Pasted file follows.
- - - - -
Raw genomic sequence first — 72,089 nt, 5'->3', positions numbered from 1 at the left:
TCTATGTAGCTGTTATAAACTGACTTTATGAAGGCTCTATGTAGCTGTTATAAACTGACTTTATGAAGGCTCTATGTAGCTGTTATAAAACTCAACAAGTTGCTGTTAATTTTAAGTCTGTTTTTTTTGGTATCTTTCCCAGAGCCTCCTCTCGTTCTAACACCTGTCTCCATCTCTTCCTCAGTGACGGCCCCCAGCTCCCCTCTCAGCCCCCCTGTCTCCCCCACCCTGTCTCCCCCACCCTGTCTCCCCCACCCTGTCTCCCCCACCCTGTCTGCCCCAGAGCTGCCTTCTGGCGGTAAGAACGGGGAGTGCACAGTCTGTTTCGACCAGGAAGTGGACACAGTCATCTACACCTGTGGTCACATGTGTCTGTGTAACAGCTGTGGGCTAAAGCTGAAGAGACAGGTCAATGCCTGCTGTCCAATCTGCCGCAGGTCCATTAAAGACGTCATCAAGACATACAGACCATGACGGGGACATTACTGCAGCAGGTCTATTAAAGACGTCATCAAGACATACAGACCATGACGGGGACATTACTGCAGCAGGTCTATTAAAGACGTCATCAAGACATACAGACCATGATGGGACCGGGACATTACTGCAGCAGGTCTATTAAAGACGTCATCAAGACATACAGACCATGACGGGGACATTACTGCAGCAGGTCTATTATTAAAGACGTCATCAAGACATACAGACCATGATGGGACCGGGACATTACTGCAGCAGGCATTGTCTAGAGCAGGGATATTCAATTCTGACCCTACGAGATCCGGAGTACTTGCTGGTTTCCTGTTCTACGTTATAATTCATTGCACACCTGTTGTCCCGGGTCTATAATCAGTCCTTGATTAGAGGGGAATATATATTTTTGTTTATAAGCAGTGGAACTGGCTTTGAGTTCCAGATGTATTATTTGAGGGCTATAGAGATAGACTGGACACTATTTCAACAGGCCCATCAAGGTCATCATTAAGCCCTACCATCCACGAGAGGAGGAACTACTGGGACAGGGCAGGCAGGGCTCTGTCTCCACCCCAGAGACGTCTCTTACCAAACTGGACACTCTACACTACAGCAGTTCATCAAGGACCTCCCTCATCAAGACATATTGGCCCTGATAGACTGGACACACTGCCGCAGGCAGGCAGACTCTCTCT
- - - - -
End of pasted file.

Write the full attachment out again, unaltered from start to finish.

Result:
Raw genomic sequence first — 72,089 nt, 5'->3', positions numbered from 1 at the left:
TCTATGTAGCTGTTATAAACTGACTTTATGAAGGCTCTATGTAGCTGTTATAAACTGACTTTATGAAGGCTCTATGTAGCTGTTATAAAACTCAACAAGTTGCTGTTAATTTTAAGTCTGTTTTTTTTGGTATCTTTCCCAGAGCCTCCTCTCGTTCTAACACCTGTCTCCATCTCTTCCTCAGTGACGGCCCCCAGCTCCCCTCTCAGCCCCCCTGTCTCCCCCACCCTGTCTCCCCCACCCTGTCTCCCCCACCCTGTCTCCCCCACCCTGTCTGCCCCAGAGCTGCCTTCTGGCGGTAAGAACGGGGAGTGCACAGTCTGTTTCGACCAGGAAGTGGACACAGTCATCTACACCTGTGGTCACATGTGTCTGTGTAACAGCTGTGGGCTAAAGCTGAAGAGACAGGTCAATGCCTGCTGTCCAATCTGCCGCAGGTCCATTAAAGACGTCATCAAGACATACAGACCATGACGGGGACATTACTGCAGCAGGTCTATTAAAGACGTCATCAAGACATACAGACCATGACGGGGACATTACTGCAGCAGGTCTATTAAAGACGTCATCAAGACATACAGACCATGATGGGACCGGGACATTACTGCAGCAGGTCTATTAAAGACGTCATCAAGACATACAGACCATGACGGGGACATTACTGCAGCAGGTCTATTATTAAAGACGTCATCAAGACATACAGACCATGATGGGACCGGGACATTACTGCAGCAGGCATTGTCTAGAGCAGGGATATTCAATTCTGACCCTACGAGATCCGGAGTACTTGCTGGTTTCCTGTTCTACGTTATAATTCATTGCACACCTGTTGTCCCGGGTCTATAATCAGTCCTTGATTAGAGGGGAATATATATTTTTGTTTATAAGCAGTGGAACTGGCTTTGAGTTCCAGATGTATTATTTGAGGGCTATAGAGATAGACTGGACACTATTTCAACAGGCCCATCAAGGTCATCATTAAGCCCTACCATCCACGAGAGGAGGAACTACTGGGACAGGGCAGGCAGGGCTCTGTCTCCACCCCAGAGACGTCTCTTACCAAACTGGACACTCTACACTACAGCAGTTCATCAAGGACCTCCCTCATCAAGACATATTGGCCCTGATAGACTGGACACACTGCCGCAGGCAGGCAGACTCTCTCT